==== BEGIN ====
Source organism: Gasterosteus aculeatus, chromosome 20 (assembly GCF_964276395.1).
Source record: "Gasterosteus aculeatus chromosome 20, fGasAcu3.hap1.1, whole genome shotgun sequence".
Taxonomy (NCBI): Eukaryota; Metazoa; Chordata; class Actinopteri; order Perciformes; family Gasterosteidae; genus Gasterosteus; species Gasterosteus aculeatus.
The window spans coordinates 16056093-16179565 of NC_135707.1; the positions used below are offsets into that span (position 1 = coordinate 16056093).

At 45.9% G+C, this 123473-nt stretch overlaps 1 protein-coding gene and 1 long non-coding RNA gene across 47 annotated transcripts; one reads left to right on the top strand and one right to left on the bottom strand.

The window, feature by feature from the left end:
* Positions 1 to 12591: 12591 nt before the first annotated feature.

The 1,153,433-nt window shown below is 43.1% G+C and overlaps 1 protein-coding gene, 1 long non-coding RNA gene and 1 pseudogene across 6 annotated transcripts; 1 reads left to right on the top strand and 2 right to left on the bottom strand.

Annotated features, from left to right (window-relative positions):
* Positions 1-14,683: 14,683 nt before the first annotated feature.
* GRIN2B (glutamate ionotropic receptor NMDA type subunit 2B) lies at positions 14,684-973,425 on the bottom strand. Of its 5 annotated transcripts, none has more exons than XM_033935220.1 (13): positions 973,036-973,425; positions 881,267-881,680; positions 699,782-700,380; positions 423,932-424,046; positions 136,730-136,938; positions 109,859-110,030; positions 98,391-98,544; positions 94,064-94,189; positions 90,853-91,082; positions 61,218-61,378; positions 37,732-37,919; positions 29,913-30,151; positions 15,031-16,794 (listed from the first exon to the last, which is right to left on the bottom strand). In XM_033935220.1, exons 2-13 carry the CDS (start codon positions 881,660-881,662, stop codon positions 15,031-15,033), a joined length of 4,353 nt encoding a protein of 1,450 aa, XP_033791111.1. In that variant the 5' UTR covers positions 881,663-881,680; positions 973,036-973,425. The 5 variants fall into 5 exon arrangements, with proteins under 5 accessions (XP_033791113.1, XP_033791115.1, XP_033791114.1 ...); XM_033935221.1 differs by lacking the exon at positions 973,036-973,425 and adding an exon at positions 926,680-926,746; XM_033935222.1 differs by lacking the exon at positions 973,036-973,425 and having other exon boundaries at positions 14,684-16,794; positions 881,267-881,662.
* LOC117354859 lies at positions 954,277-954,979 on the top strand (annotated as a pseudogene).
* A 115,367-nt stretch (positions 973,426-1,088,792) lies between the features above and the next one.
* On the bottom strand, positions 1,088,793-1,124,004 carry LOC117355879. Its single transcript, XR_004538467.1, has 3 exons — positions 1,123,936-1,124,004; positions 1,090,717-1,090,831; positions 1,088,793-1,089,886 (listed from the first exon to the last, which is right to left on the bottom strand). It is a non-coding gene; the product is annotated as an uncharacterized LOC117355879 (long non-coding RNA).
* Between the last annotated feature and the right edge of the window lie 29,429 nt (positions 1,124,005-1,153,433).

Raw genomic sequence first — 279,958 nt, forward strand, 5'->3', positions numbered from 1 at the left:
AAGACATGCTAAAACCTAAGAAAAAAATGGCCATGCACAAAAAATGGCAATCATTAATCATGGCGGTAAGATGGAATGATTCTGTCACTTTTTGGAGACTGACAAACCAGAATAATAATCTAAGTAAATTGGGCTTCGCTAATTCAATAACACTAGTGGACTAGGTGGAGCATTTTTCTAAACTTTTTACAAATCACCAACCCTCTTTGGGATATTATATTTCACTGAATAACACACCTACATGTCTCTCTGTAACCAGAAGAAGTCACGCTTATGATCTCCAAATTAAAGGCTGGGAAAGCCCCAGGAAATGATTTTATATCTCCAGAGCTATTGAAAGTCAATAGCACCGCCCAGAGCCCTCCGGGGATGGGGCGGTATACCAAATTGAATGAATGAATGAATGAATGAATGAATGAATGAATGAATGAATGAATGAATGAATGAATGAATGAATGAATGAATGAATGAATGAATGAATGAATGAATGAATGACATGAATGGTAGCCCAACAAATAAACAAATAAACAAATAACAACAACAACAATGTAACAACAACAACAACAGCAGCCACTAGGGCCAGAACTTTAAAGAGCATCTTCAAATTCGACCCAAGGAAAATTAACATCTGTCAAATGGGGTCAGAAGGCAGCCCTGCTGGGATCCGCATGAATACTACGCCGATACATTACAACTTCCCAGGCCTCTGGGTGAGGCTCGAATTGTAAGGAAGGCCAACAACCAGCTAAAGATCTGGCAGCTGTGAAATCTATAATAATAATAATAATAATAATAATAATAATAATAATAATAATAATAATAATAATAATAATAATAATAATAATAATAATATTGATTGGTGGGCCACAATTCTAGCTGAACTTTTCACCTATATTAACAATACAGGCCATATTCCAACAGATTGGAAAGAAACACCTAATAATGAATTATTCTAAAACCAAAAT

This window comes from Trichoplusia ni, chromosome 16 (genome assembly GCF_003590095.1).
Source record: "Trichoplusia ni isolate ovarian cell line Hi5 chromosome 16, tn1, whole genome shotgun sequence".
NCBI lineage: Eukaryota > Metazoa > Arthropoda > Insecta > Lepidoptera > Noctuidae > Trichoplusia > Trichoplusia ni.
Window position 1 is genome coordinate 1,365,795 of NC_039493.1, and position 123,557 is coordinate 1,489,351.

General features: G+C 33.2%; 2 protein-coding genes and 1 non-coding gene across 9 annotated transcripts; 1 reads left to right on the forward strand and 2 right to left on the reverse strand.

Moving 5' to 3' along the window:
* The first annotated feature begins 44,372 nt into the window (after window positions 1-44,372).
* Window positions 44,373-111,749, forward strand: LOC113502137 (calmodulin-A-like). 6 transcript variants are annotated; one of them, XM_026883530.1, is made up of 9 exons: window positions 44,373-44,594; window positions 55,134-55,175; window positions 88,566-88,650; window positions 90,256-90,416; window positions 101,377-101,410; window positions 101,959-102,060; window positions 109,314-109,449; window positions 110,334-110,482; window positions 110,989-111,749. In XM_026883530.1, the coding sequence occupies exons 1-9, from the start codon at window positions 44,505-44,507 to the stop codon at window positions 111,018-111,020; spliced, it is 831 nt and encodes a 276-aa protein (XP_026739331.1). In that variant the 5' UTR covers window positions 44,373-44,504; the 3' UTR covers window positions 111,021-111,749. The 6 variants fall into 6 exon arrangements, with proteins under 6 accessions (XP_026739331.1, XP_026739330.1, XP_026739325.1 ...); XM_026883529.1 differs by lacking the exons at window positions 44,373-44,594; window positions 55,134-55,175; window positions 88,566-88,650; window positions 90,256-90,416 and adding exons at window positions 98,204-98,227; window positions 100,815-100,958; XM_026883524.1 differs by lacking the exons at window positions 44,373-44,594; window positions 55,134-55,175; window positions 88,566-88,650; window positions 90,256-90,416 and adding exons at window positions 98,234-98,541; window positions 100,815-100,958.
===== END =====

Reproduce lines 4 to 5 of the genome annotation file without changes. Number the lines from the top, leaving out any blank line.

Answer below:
The window spans coordinates 16056093-16179565 of NC_135707.1; the positions used below are offsets into that span (position 1 = coordinate 16056093).

At 45.9% G+C, this 123473-nt stretch overlaps 1 protein-coding gene and 1 long non-coding RNA gene across 47 annotated transcripts; one reads left to right on the top strand and one right to left on the bottom strand.